Ruto: Ethiopia still needs Abiy Ahmed for Tigray war to end
NAIROBI, Kenya - Newly elected Kenyan President William Ruto insists that the federal republic of Ethiopia still needs Prime Minister Abiy Ahmed for the ongoing war to end, with the remarks coming at a time the country is struggling to gain stability after months of unrest.
In an interview with Al-Jazeera, Ruto, who took over as president this month, maintained that it will not be a good idea to hound Abiy Ahmed from the office at the moment, adding that such a move would instigate stability in the country which had been enjoying peace.
The Kenyan president said it will be unfortunate if Abiy Ahmed is forced to leave before the Tigray conflict is settled, adding that the world should not harshly judge him based on previous gains, particularly the Nobel Peace Prize fortunes of 2019, which has seen criticism intensify.
"I do not want to meddle with internal issues of Ethiopia," Ruto said when asked if Abiy Ahmed should vacate office. "All I know is that Ethiopia should stabilize but this cannot happen if Abiy Ahmed is not fully involved. He's a critical player in the entire process."
The Kenyan president insisted that he's worried about the current situation in the country, noting that insecurity in Ethiopia could trigger instability in Kenya. According to him, a weak Ethiopia weakens Kenya, thus the need for Nairobi to make a quick intervention.
"We are very concerned, very concerned because that's our neighborhood. Whatever happens in Ethiopia gets to Kenya. We are the two largest economies in that corner, and therefore a faltering Ethiopia weakens Kenya...it's important for us to get involved."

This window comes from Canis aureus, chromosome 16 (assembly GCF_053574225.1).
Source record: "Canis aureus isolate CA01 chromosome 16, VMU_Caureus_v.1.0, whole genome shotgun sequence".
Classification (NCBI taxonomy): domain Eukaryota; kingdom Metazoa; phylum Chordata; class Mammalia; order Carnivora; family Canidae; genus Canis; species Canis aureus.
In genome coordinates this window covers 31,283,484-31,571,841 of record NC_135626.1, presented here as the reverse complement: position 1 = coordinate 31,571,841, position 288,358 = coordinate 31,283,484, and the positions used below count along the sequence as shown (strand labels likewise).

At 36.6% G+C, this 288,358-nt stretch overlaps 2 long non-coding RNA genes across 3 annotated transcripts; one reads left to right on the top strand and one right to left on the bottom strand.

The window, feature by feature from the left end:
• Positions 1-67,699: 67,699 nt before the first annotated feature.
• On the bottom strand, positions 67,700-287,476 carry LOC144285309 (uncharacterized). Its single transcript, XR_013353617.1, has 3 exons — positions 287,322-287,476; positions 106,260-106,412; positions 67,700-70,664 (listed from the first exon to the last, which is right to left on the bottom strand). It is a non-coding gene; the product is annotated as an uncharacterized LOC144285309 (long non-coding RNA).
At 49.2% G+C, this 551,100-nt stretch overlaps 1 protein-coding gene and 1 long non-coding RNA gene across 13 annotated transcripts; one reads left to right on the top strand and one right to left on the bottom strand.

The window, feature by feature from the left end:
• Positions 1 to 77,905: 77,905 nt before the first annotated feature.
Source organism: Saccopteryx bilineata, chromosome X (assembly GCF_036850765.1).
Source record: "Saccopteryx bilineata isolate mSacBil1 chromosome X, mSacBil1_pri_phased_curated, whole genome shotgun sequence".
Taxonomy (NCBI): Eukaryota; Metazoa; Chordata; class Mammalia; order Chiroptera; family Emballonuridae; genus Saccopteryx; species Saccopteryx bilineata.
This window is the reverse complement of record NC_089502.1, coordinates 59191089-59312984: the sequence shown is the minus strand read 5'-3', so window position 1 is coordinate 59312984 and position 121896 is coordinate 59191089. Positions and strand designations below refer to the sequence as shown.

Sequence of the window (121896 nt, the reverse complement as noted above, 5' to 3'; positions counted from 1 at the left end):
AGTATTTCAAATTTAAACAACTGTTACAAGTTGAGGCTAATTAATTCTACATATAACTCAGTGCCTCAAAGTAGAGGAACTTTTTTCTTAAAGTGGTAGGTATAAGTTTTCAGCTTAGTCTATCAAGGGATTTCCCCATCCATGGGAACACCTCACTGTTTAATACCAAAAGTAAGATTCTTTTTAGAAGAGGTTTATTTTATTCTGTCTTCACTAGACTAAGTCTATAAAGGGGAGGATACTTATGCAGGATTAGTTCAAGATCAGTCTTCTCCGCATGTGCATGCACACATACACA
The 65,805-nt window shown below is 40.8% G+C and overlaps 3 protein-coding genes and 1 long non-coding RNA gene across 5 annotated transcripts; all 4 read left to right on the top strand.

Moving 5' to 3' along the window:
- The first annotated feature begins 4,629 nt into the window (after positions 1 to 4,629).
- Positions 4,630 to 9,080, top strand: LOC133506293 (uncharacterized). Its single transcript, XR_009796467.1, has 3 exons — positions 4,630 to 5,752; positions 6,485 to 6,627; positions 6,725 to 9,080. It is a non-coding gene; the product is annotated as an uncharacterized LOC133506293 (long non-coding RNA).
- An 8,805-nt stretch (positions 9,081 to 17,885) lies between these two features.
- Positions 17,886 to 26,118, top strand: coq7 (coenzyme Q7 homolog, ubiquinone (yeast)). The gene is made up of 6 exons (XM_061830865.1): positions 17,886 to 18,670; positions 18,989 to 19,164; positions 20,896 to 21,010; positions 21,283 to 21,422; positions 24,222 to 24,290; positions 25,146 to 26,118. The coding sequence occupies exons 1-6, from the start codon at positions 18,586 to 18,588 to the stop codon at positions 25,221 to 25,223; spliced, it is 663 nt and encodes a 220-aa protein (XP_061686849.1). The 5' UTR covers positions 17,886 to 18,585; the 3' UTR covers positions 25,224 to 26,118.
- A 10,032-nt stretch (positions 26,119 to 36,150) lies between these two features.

Already, William Ruto has appointed his predecessor Uhuru Kenyatta to take over as the lead negotiator in Ethiopia, a role which Uhuru, whom he rubbed shoulders with, has not confirmed if he's ready to take over. But before his exit from office, Uhuru was actively involved in regulating the process.
Fighting has intensified in the last couple of weeks in the Tigray region with Ethiopian troops with the help of Eritrean forces reportedly bombarding the Tigray region. In response, Tigray People's Liberation Front has activated defense on all fronts, inflicting losses on the invasion teams.
Elsewhere in Ethiopia, amid a communication blackout, the Ethiopia Human Rights team says more than 100 civilians were killed in recent violence in western Oromia This latest massacre is compounded by a communication blackout imposed by the federal authorities.